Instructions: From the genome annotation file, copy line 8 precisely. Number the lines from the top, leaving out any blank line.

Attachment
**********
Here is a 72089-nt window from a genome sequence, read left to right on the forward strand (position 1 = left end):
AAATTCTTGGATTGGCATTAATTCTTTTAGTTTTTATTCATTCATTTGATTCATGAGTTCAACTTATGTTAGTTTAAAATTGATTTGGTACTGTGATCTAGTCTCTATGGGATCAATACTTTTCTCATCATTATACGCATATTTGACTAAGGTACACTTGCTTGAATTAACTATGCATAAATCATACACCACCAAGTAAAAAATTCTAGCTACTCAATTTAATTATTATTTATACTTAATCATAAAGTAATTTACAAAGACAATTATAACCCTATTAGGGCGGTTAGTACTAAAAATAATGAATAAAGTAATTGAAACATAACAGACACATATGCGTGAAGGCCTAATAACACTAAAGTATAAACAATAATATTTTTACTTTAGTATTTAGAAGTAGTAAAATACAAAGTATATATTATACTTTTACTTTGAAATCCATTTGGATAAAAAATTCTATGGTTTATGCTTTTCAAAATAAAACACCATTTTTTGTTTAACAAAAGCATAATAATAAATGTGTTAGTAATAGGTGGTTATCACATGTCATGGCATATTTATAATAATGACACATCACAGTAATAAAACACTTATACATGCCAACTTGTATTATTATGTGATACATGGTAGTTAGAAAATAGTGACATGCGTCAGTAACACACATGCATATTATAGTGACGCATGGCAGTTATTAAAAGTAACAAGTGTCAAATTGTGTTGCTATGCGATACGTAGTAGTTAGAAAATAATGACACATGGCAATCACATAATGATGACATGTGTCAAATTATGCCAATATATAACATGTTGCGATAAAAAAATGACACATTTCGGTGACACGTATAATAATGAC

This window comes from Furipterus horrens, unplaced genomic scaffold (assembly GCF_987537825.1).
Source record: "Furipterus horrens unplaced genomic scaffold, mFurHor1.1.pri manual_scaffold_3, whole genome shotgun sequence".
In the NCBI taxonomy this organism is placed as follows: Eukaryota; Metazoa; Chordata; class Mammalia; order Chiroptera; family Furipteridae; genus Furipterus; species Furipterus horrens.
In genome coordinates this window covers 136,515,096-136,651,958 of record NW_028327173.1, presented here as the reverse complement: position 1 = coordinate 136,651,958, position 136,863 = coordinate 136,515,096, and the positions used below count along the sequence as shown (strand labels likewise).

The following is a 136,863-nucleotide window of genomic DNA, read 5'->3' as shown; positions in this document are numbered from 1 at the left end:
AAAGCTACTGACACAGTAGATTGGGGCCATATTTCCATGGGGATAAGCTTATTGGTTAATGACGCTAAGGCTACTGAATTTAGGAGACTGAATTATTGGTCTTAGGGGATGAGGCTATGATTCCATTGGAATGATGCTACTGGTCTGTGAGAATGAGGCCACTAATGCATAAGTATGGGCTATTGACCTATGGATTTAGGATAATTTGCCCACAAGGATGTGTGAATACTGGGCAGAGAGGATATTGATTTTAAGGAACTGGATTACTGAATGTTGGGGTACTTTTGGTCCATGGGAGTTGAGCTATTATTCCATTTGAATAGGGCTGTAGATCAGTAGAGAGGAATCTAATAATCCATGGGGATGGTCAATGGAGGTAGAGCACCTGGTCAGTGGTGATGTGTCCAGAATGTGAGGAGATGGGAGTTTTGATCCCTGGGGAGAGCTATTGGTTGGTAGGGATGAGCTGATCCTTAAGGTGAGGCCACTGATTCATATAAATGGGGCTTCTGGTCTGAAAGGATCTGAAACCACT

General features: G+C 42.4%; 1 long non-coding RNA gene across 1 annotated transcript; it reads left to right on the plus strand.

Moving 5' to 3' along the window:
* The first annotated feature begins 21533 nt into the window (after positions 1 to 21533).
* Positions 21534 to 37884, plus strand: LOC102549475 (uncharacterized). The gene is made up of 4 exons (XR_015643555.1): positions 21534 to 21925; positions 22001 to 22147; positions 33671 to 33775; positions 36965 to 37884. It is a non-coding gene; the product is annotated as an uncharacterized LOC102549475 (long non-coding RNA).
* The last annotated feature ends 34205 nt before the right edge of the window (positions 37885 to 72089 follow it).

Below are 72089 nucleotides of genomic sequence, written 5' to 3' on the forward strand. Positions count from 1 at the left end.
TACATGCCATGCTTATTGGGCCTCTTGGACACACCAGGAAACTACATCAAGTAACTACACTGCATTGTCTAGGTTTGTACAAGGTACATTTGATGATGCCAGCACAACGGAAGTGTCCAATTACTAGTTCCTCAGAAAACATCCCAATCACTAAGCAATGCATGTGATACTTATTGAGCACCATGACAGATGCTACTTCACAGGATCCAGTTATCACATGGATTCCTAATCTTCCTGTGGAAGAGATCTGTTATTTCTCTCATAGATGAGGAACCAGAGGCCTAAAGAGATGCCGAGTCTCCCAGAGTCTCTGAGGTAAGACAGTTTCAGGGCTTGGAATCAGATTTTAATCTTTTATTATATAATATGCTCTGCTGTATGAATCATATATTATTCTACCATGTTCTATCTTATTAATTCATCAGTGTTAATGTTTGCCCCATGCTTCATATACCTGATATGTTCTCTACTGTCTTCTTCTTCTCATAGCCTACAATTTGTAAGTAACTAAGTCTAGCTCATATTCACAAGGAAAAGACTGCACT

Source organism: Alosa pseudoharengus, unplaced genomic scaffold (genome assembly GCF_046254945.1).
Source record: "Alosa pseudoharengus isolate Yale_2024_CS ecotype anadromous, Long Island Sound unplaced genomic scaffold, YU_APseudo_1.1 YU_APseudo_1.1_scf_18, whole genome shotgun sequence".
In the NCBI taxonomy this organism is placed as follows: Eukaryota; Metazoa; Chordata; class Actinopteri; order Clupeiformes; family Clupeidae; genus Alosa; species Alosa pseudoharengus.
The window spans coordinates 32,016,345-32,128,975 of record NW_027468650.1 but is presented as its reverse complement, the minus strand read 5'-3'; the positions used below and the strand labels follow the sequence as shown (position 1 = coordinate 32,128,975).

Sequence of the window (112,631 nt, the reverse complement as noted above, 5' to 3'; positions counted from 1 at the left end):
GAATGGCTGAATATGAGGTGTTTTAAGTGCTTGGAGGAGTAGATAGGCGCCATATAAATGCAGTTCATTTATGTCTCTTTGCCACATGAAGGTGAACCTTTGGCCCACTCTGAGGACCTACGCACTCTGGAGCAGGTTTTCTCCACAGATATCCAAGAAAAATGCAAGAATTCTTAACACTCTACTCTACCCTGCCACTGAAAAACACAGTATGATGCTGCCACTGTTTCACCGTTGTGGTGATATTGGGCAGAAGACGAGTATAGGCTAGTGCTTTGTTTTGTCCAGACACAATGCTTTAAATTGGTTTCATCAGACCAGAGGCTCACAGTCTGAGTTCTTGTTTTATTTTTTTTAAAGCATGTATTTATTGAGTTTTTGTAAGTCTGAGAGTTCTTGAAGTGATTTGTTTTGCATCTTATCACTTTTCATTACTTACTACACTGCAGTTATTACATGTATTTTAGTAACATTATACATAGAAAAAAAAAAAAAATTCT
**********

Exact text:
AAAGCTACTGACACAGTAGATTGGGGCCATATTTCCATGGGGATAAGCTTATTGGTTAATGACGCTAAGGCTACTGAATTTAGGAGACTGAATTATTGGTCTTAGGGGATGAGGCTATGATTCCATTGGAATGATGCTACTGGTCTGTGAGAATGAGGCCACTAATGCATAAGTATGGGCTATTGACCTATGGATTTAGGATAATTTGCCCACAAGGATGTGTGAATACTGGGCAGAGAGGATATTGATTTTAAGGAACTGGATTACTGAATGTTGGGGTACTTTTGGTCCATGGGAGTTGAGCTATTATTCCATTTGAATAGGGCTGTAGATCAGTAGAGAGGAATCTAATAATCCATGGGGATGGTCAATGGAGGTAGAGCACCTGGTCAGTGGTGATGTGTCCAGAATGTGAGGAGATGGGAGTTTTGATCCCTGGGGAGAGCTATTGGTTGGTAGGGATGAGCTGATCCTTAAGGTGAGGCCACTGATTCATATAAATGGGGCTTCTGGTCTGAAAGGATCTGAAACCACT